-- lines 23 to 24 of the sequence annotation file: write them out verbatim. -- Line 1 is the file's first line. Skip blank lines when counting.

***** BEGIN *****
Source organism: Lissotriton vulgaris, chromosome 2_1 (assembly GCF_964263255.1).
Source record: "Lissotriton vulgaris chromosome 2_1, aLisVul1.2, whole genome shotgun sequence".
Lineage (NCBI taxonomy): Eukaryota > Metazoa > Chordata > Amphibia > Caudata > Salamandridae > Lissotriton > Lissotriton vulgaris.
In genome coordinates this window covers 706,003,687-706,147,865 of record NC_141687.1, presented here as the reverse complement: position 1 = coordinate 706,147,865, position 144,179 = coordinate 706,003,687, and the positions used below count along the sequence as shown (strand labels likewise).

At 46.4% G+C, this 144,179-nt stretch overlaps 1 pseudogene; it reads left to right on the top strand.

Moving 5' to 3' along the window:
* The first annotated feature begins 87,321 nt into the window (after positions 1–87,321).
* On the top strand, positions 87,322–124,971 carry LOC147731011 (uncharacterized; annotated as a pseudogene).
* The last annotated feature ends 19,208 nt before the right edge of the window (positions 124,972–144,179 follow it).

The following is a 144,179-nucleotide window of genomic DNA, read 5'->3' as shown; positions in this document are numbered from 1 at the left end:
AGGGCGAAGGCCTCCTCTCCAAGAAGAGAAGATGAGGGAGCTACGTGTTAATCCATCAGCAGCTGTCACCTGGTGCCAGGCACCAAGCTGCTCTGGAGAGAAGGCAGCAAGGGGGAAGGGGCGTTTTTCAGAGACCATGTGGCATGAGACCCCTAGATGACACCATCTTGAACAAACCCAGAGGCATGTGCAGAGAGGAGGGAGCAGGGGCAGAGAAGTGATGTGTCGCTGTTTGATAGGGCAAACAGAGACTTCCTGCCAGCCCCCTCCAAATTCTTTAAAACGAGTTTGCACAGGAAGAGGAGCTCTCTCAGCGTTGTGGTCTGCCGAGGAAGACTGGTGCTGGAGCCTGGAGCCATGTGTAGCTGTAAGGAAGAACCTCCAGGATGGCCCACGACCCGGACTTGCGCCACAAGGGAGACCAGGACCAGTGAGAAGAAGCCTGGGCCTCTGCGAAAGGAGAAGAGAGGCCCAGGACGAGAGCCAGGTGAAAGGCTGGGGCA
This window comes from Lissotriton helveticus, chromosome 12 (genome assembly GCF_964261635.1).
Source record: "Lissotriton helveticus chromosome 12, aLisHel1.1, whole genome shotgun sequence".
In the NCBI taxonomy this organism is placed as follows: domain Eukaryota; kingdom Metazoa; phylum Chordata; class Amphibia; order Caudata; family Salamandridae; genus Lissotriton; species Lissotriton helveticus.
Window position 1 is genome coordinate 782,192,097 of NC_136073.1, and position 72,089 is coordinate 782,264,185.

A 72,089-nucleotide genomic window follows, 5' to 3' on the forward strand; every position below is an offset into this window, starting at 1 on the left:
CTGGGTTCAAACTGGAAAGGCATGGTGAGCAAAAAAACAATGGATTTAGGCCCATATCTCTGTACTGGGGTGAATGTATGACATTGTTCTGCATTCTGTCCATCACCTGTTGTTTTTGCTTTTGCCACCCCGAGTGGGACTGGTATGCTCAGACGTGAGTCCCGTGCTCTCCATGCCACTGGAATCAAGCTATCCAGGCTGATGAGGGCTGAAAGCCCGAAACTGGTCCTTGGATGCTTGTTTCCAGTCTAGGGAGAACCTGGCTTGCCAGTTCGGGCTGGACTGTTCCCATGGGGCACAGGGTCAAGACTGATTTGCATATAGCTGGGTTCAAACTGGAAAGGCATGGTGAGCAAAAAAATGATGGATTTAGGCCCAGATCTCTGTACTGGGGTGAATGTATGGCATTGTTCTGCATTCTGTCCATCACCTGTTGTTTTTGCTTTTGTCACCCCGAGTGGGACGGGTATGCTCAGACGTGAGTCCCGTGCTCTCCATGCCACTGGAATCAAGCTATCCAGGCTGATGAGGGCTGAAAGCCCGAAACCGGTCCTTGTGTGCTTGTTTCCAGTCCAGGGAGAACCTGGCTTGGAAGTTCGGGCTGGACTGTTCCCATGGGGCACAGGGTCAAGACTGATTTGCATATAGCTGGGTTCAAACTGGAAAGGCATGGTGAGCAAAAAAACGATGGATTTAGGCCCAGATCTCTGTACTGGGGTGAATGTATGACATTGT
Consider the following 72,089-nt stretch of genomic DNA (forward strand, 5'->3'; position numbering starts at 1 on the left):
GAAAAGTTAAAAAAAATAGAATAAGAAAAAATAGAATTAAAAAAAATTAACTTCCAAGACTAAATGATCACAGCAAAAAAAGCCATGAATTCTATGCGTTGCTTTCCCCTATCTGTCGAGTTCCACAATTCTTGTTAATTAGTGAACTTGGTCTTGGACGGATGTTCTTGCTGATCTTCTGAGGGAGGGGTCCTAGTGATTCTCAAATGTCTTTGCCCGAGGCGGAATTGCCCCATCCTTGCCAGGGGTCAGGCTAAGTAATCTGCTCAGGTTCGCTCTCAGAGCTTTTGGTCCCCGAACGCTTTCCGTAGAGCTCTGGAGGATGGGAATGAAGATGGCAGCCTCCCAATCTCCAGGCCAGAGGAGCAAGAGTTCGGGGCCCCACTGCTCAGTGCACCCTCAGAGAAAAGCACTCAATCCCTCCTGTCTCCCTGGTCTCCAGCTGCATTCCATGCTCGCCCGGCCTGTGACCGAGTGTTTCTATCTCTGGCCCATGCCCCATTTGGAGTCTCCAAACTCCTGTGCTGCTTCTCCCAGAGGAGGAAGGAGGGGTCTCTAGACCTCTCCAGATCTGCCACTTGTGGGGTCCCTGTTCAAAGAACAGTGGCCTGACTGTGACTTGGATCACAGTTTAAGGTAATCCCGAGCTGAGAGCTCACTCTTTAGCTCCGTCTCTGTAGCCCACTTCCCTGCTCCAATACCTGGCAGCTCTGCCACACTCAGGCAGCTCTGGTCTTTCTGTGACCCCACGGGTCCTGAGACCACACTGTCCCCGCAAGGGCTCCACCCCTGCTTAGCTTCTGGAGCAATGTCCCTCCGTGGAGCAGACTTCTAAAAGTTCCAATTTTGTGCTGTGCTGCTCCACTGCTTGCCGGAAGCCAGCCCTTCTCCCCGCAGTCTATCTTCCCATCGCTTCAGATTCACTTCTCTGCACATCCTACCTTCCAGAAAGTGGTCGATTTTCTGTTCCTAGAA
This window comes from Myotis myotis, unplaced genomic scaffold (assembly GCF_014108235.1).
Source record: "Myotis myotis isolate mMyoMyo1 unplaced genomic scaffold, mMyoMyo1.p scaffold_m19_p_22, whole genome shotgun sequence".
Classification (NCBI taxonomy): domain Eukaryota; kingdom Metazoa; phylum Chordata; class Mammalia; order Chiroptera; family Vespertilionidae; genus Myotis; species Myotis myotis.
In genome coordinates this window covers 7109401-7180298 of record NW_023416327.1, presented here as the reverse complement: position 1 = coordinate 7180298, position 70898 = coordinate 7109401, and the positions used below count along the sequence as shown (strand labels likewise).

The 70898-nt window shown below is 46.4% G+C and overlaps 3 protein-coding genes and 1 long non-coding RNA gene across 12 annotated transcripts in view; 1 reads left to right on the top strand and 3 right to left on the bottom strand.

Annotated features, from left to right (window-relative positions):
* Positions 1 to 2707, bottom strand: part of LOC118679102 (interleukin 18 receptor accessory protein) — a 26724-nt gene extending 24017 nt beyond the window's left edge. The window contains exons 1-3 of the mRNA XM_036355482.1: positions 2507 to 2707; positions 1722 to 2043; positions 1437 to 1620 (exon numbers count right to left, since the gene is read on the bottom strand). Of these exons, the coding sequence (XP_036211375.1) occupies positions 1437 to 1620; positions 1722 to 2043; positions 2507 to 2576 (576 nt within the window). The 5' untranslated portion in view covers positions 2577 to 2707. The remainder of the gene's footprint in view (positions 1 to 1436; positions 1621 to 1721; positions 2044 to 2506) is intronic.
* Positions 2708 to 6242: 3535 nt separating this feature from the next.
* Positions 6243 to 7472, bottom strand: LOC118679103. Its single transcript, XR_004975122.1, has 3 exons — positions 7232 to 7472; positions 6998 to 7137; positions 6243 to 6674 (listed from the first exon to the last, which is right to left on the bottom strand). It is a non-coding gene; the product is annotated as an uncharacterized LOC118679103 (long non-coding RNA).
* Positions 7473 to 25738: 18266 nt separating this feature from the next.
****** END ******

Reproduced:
In genome coordinates this window covers 7109401-7180298 of record NW_023416327.1, presented here as the reverse complement: position 1 = coordinate 7180298, position 70898 = coordinate 7109401, and the positions used below count along the sequence as shown (strand labels likewise).

The 70898-nt window shown below is 46.4% G+C and overlaps 3 protein-coding genes and 1 long non-coding RNA gene across 12 annotated transcripts in view; 1 reads left to right on the top strand and 3 right to left on the bottom strand.